This month, I’m looking forward to a couple of travels that are sure to give me a fresh change of scenery, some great autumn views, and the chance to experience some new things. Later this week, we’ll be traveling back to the Great Smoky Mountains National Park during our school’s fall break, and the children and I are looking forward to seeing the mountains again and getting a glimpse at the beginning of leaf changing season. Then, later in the month, I’m traveling to Asheville, North Carolina, for a public relations conference. I’ve never been to Asheville, and I’m hoping to have a few moments during the trip to explore the downtown area. And, of course, more changing leaves and the beautiful Blue Ridge Mountains.

Meanwhile, we took a trip up into the attic last weekend to retrieve our boxes of fall decorations, and the house is slowly starting the reflect the harvest season — with a few spooks thrown in. We’re planning to have our annual “It’s the Great Pumpkin, Charlie Brown!” viewing with popcorn tomorrow night, so it will feel like the season has officially begun.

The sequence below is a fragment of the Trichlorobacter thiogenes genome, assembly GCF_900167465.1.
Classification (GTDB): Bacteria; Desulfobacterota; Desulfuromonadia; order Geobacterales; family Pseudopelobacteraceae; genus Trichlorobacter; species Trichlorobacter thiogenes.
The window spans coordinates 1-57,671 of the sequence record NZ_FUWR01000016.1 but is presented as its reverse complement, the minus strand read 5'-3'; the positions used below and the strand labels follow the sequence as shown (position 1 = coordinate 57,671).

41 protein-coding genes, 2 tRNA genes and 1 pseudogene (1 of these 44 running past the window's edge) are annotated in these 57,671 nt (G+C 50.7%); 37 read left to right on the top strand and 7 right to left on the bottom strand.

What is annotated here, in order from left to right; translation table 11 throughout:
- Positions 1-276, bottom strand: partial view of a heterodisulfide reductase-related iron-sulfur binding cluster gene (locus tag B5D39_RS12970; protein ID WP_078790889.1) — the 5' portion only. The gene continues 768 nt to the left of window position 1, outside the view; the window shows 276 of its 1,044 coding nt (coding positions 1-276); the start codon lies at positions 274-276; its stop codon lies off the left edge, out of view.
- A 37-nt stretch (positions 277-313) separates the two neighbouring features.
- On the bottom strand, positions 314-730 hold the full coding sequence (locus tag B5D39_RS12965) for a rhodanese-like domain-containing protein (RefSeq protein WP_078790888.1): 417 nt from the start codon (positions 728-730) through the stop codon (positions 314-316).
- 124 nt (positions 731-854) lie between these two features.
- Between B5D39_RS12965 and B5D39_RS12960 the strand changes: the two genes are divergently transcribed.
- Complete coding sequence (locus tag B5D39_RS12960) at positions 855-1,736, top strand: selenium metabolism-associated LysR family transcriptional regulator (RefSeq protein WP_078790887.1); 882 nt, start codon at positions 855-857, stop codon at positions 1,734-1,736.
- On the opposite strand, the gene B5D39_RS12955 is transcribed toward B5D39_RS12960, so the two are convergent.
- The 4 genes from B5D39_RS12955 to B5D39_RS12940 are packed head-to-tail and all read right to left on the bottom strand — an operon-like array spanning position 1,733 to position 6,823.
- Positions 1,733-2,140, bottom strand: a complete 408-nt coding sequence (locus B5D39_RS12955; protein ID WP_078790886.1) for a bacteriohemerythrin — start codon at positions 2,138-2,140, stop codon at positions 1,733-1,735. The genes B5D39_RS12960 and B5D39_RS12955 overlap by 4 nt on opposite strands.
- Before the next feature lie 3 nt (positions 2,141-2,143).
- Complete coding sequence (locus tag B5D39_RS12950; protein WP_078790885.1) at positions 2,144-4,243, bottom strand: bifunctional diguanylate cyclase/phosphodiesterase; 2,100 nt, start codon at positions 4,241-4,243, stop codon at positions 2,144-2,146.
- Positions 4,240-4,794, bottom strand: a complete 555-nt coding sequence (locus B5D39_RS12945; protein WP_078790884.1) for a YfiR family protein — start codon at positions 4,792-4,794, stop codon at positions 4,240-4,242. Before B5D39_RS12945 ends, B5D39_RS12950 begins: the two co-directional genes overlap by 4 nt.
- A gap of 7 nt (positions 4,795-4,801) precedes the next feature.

I pulled together a few autumn images that are inspiring me today, and I hope you enjoy this month’s printable calendar along with its cutaway art. It’s taken from a similar autumn print in my Etsy shop. You can download at the links below. Happy Fall, Y’all!

PRINTABLE CALENDAR

drawing near . Psalm Two

“Why are the nations in an uproar, and the peoples devising a vain thing? The kings of the earth take their stand…”

What an opening! It’s like picking up at the cliffhanger of some epic confrontation. Where season one ends and season two begins. It feels like an important moment. Like the whole trajectory of the rest of the story is riding on the decisions made right here.

When I browse the news apps or read my Twitter feed, that cliffhanger moment feels pretty familiar. When I look at the plethora of messages facing my children and me every day, I see a lot of uproar. A lot of vain things. I see a lot of people and ideas and circumstances and choices staking claim to our time and our hearts. I see a lot of the same uncertainty and turmoil found in the words of this psalm. It’s easy to question and even be fearful or worried.